Humans are a strange lot. We are more than willing to believe just about any product claim in the hopes that an easy solution to our problem can be found inside a pill, tablet or liquid.

Most of these products fall into the nutritional or dietary supplement category. Products that can help you lose weight, increase mental acuity, help you stay awake or provide more energy are all the rage nowadays, despite the fact that none have been approved by the FDA.

Most do claim to have been tested in a clinical setting, which to the casual listener sounds good, but to those who know how a clinical trial should be done – this phrase opens a up a whole host of questions. But I digress.

I will admit, that I have succumbed on a few occasions to the siren’s call of supplement claims. Years ago, when I first noticed I had a few of this annoying “floaters” in my eyes, I tried bilberry extract pills, as I read it had supposedly helped WWII British fighter pilots see better in the dark. I tried than for a while, didn’t notice any improvement, and left the rest of the pills in the bottle. Only to throw them out several months later after they expired.

Which brings me to the latest controversy surrounding the marketing and claims of the very popular 5-Hour Energy drink. The company that manufactures the drink, which by some estimates is sold in over 100,000 locations around the United States, is being sued by a group of 33 states questioning the accuracy of the product’s claims.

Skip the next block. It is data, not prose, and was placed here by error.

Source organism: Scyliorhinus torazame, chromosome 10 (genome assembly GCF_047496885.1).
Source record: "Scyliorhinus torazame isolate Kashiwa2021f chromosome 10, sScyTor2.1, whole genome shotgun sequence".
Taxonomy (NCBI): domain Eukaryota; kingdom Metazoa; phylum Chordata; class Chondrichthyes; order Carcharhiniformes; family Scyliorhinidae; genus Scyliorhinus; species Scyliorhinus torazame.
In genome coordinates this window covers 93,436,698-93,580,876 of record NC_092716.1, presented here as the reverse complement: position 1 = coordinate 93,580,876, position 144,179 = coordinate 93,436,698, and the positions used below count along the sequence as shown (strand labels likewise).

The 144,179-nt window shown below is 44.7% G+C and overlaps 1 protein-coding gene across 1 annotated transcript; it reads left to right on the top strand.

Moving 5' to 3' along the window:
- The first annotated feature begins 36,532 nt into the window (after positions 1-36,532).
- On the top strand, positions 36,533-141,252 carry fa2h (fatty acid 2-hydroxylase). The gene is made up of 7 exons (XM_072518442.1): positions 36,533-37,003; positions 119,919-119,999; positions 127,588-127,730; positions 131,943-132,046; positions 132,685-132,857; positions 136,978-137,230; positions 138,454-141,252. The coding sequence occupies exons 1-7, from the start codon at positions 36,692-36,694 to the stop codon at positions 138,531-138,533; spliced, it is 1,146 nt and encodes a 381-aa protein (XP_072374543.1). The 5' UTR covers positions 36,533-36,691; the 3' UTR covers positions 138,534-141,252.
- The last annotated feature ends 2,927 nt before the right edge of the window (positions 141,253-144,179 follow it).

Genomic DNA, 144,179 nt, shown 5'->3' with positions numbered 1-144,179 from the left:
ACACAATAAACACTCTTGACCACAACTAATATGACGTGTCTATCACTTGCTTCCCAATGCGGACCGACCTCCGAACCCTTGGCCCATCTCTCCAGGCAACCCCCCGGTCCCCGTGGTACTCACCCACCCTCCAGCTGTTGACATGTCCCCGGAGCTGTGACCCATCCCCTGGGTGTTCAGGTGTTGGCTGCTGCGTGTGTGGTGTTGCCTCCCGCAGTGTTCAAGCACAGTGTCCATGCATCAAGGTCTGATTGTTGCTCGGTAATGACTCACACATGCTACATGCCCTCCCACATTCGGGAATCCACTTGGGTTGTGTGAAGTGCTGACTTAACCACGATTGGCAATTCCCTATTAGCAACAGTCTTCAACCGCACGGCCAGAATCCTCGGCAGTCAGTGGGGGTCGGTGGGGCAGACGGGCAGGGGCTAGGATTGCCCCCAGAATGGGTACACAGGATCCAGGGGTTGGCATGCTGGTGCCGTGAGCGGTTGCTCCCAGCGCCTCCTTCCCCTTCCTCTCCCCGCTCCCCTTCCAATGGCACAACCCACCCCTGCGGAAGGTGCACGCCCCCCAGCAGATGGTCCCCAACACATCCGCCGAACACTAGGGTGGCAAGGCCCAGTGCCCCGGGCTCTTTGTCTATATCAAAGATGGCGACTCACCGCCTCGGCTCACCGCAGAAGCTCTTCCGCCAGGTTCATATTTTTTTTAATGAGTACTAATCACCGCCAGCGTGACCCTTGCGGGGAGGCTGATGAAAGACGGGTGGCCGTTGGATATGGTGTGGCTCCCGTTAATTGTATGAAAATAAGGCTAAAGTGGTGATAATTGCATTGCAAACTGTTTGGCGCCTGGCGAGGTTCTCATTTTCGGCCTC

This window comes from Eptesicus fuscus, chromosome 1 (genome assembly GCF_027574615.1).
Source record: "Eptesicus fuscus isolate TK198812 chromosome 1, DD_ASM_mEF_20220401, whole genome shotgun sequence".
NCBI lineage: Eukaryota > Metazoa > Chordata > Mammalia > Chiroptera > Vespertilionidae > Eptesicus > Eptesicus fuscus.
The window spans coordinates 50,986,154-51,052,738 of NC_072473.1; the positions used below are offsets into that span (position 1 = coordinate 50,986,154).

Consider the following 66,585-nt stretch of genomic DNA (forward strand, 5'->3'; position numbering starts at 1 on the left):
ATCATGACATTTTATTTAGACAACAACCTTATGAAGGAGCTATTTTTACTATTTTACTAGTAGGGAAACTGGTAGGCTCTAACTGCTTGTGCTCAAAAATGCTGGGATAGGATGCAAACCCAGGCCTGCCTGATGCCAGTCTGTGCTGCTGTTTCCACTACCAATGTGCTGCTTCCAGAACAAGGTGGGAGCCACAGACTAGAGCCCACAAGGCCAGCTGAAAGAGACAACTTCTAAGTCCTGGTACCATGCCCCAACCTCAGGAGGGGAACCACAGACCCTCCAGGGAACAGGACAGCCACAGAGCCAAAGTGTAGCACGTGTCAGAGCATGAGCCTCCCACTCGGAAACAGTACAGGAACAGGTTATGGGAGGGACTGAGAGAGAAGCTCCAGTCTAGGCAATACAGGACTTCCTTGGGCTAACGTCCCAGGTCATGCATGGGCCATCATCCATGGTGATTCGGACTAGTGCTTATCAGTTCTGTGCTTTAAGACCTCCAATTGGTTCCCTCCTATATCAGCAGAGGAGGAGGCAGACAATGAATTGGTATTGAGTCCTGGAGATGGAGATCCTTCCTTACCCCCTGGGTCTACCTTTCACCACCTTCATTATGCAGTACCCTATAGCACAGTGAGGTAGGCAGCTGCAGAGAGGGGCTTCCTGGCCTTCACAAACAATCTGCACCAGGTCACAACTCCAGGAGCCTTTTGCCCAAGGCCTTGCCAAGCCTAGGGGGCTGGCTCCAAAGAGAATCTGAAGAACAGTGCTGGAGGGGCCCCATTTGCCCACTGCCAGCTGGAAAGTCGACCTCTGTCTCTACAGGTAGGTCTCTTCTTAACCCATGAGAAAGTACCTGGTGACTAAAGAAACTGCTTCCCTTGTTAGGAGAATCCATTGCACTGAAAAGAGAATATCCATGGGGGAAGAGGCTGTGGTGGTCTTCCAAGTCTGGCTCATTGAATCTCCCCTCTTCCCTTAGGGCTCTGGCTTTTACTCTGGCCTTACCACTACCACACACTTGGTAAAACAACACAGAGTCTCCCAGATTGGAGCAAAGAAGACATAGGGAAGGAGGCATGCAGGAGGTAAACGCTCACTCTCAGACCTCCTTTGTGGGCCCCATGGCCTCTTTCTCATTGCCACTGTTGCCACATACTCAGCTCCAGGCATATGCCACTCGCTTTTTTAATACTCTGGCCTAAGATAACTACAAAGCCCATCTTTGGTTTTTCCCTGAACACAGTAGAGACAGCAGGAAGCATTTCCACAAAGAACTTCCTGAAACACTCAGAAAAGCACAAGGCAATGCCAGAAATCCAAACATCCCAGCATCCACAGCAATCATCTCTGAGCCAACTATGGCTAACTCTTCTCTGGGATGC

Leading the case has been Oregon’s Attorney General Ellen Rosenblum. According to reports, Rosenblum has been trying for more than a year to obtain information from the company, without success.

5-Hour Energy claims it’s being intimidated by the government, and as company spokesperson Melissa Skabich said, "When companies are being bullied by someone in a position of power, these companies roll over, pay the ransom, and move on, we're not doing that."

That’s fine. But if the government is only asking for evidence to back up the company’s purported health claims, and is acting in the health interests of consumers, why won’t the company release the information?

I imagine this case will become very long and drawn-out – and we may never find the answer.

But in the meantime – maybe we can learn a thing or two from this. Not everything does what it claims; and my personal advice: if you need something like a 5-Hour energy drink to get you through the day – maybe going to bed a little earlier would solve the problem.